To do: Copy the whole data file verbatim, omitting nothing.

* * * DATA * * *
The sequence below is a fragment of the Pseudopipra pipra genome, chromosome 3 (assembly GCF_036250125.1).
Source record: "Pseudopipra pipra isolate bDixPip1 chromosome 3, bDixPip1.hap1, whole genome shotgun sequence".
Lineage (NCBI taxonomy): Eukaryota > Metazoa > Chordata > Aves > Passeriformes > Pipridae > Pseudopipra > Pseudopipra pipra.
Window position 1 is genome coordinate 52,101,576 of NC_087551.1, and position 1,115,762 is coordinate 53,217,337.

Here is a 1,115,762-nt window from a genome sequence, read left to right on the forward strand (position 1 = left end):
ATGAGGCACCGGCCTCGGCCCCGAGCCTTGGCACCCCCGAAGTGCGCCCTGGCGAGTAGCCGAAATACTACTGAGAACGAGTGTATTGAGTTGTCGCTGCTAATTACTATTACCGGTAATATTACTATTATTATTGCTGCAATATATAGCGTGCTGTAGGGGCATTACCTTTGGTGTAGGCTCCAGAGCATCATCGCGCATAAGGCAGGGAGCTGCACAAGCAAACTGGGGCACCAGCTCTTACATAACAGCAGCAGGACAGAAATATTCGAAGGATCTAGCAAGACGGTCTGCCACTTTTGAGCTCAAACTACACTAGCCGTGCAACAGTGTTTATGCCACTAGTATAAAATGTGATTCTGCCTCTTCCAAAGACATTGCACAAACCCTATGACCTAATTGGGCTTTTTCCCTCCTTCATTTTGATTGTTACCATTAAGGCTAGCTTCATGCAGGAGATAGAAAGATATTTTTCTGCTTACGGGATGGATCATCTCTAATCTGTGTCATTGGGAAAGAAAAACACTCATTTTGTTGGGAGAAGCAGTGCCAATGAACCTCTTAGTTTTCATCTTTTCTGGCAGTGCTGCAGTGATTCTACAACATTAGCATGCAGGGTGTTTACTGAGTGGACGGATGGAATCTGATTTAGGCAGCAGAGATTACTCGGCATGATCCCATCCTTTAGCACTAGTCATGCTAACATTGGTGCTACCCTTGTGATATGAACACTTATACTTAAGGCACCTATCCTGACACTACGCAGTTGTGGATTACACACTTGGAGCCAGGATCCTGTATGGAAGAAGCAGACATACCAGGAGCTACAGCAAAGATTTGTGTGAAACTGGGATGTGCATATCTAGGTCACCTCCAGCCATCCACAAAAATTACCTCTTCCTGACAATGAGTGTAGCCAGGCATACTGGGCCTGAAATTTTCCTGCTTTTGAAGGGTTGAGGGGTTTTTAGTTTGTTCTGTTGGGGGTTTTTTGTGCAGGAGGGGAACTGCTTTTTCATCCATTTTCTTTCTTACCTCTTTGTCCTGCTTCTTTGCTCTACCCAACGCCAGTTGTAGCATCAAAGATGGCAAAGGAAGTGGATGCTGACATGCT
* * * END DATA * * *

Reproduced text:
The sequence below is a fragment of the Pseudopipra pipra genome, chromosome 3 (assembly GCF_036250125.1).
Source record: "Pseudopipra pipra isolate bDixPip1 chromosome 3, bDixPip1.hap1, whole genome shotgun sequence".
Lineage (NCBI taxonomy): Eukaryota > Metazoa > Chordata > Aves > Passeriformes > Pipridae > Pseudopipra > Pseudopipra pipra.
Window position 1 is genome coordinate 52,101,576 of NC_087551.1, and position 1,115,762 is coordinate 53,217,337.

Here is a 1,115,762-nt window from a genome sequence, read left to right on the forward strand (position 1 = left end):
ATGAGGCACCGGCCTCGGCCCCGAGCCTTGGCACCCCCGAAGTGCGCCCTGGCGAGTAGCCGAAATACTACTGAGAACGAGTGTATTGAGTTGTCGCTGCTAATTACTATTACCGGTAATATTACTATTATTATTGCTGCAATATATAGCGTGCTGTAGGGGCATTACCTTTGGTGTAGGCTCCAGAGCATCATCGCGCATAAGGCAGGGAGCTGCACAAGCAAACTGGGGCACCAGCTCTTACATAACAGCAGCAGGACAGAAATATTCGAAGGATCTAGCAAGACGGTCTGCCACTTTTGAGCTCAAACTACACTAGCCGTGCAACAGTGTTTATGCCACTAGTATAAAATGTGATTCTGCCTCTTCCAAAGACATTGCACAAACCCTATGACCTAATTGGGCTTTTTCCCTCCTTCATTTTGATTGTTACCATTAAGGCTAGCTTCATGCAGGAGATAGAAAGATATTTTTCTGCTTACGGGATGGATCATCTCTAATCTGTGTCATTGGGAAAGAAAAACACTCATTTTGTTGGGAGAAGCAGTGCCAATGAACCTCTTAGTTTTCATCTTTTCTGGCAGTGCTGCAGTGATTCTACAACATTAGCATGCAGGGTGTTTACTGAGTGGACGGATGGAATCTGATTTAGGCAGCAGAGATTACTCGGCATGATCCCATCCTTTAGCACTAGTCATGCTAACATTGGTGCTACCCTTGTGATATGAACACTTATACTTAAGGCACCTATCCTGACACTACGCAGTTGTGGATTACACACTTGGAGCCAGGATCCTGTATGGAAGAAGCAGACATACCAGGAGCTACAGCAAAGATTTGTGTGAAACTGGGATGTGCATATCTAGGTCACCTCCAGCCATCCACAAAAATTACCTCTTCCTGACAATGAGTGTAGCCAGGCATACTGGGCCTGAAATTTTCCTGCTTTTGAAGGGTTGAGGGGTTTTTAGTTTGTTCTGTTGGGGGTTTTTTGTGCAGGAGGGGAACTGCTTTTTCATCCATTTTCTTTCTTACCTCTTTGTCCTGCTTCTTTGCTCTACCCAACGCCAGTTGTAGCATCAAAGATGGCAAAGGAAGTGGATGCTGACATGCT